Wait, Why Was This News Not A Bigger Story? And What ELSE Have They Been Covering Up?

Apparently about  six weeks ago, the U.S. Navy finally publicly admitted that the government is aware of so-far unexplained aircraft that operate beyond mankind’s presumed technological limits, at least in this country. On September 18th, it publicly acknowledged that the advanced aircraft depicted in several recently declassified gun-camera videos are what have been referred to for decades as UFOs, though just to be contrary,  the Navy prefers to use the term “Unidentified Aerial Phenomenon” or UAPs.I guess this is so they can keep saying that various conspiracy theorists and “They’re out there!” kooks have been wrong about UFOs, as in, ‘UFO’s are all fiction and swamp gas. UAP’s, however, are another story!’

Got it.

Jerks.

We all owe  thanks to “The Hill” for posting a story about this yesterday for those of us—like almost everybody— who missed it:

The vehicles observed and recorded by U.S. Navy fighter pilots seem impervious to altitude or the elements; they are able to maneuver above 80,000 feet; they can hover and then instantly accelerate to supersonic and even hypersonic speeds; they have very low radar cross-sections and use a means of propulsion and control that does not appear to involve combustion, exhaust, rotors, wings or flaps.Since the Navy asserts these are not U.S. aircraft, we are confronted by the daunting prospect that a potential adversary of the United States has achieved the ability to render our most sophisticated aircraft and air defense systems obsolete.

The Hill article raised some of the questions I have about this: Continue reading

Comment Of The Day: “’Three Strikes And You’re Incompetent’ : The Wernher Von Braun Fiasco, And What It Tells Us About Journalism”

This is going to start out as a history-heavy day at Ethics Alarms, and Zoe Brain’s terrific Comment of the Day regarding Wernher von Braun, the abuse of science, and the moral compromises of war  gets it off to a smashing start.

Quick: how much do you know about Japanese Unit 731? Here’s a sample (and here’s some more background) :

Unit 731 was set up in 1938 in Japanese-occupied China with the aim of developing biological weapons. It also operated a secret research and experimental school in Shinjuku, central Tokyo. Its head was Lieutenant Shiro Ishii.The unit was supported by Japanese universities and medical schools which supplied doctors and research staff. The picture now emerging about its activities is horrifying.According to reports never officially admitted by the Japanese authorities, the unit used thousands of Chinese and other Asian civilians and wartime prisoners as human guinea pigs to breed and develop killer diseases.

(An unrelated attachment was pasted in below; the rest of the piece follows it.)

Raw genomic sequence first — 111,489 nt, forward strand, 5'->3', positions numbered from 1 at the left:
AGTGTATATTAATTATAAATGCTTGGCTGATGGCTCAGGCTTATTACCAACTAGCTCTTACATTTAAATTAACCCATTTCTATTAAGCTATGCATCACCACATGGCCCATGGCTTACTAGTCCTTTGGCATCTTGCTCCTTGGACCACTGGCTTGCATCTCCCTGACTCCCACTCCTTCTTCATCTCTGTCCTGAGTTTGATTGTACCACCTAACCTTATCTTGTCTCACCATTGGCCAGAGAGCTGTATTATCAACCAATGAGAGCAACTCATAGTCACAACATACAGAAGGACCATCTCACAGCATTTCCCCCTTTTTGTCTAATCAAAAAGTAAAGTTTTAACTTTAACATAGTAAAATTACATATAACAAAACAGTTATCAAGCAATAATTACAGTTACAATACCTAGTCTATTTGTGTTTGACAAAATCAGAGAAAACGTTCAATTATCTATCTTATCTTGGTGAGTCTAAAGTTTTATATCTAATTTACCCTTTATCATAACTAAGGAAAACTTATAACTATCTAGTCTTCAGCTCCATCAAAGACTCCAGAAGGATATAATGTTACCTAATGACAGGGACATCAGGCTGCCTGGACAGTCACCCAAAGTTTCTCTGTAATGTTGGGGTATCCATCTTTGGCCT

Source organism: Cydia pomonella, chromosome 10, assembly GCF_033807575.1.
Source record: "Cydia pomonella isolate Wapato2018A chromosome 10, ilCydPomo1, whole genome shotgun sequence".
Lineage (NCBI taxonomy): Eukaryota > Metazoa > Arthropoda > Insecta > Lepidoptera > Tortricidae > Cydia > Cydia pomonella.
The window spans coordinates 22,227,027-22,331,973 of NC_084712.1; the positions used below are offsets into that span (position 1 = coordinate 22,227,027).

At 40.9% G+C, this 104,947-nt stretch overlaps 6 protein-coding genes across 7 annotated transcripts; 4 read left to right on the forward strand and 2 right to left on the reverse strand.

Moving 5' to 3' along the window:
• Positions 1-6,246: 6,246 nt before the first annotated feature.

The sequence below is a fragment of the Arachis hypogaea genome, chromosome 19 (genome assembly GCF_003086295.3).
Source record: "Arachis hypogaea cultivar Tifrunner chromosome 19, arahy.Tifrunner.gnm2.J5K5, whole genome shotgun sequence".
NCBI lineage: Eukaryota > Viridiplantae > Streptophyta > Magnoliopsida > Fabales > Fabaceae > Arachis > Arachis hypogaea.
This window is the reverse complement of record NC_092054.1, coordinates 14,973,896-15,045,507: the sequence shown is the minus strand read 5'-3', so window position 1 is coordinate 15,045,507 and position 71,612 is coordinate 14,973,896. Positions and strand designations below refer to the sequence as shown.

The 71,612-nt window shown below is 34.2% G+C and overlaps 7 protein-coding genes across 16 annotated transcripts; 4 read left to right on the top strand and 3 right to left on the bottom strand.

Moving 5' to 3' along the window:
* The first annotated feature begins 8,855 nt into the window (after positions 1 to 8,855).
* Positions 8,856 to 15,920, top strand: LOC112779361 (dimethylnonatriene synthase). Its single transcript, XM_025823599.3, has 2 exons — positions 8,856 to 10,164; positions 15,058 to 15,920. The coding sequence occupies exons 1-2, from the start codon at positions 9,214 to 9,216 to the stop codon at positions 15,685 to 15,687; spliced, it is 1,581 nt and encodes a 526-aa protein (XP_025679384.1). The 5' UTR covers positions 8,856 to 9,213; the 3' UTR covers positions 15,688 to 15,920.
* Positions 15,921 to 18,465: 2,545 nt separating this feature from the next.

Many of the prisoners, who were murdered in the name of research, were used in hideous vivisection and other medical experiments, including barbaric trials to determine the effect of frostbite on the human body.

To ease the conscience of those involved, the prisoners were referred to not as people or patients but as “Maruta”, or wooden logs. Before Japan’s surrender, the site of the experiments was completely destroyed, so that no evidence is left.

Then, the remaining 400 prisoners were shot and employees of the unit had to swear secrecy.

Special thanks is due to Zoe Brain for raising the topic of these horrific  Japanese war crimes, which have received so little publicity compared to their Nazi equivalents.

Here is her COTD on the post, “Three Strikes And You’re Incompetent” : The Wernher Von Braun Fiasco, And What It Tells Us About Journalism”:

I am a sometime Rocket Scientist. I am also a sometime senior engineer on military projects – in this context, “Defence Industry” is an unhelpful euphemism to sanitise a regretably necessary evil.

Von Braun is an object lesson. Although a member of the Nazi party, he joined to further his passion of developing rocketry. His later membership of the SS was coerced, though any man of principle would have resisted rather harder than he did.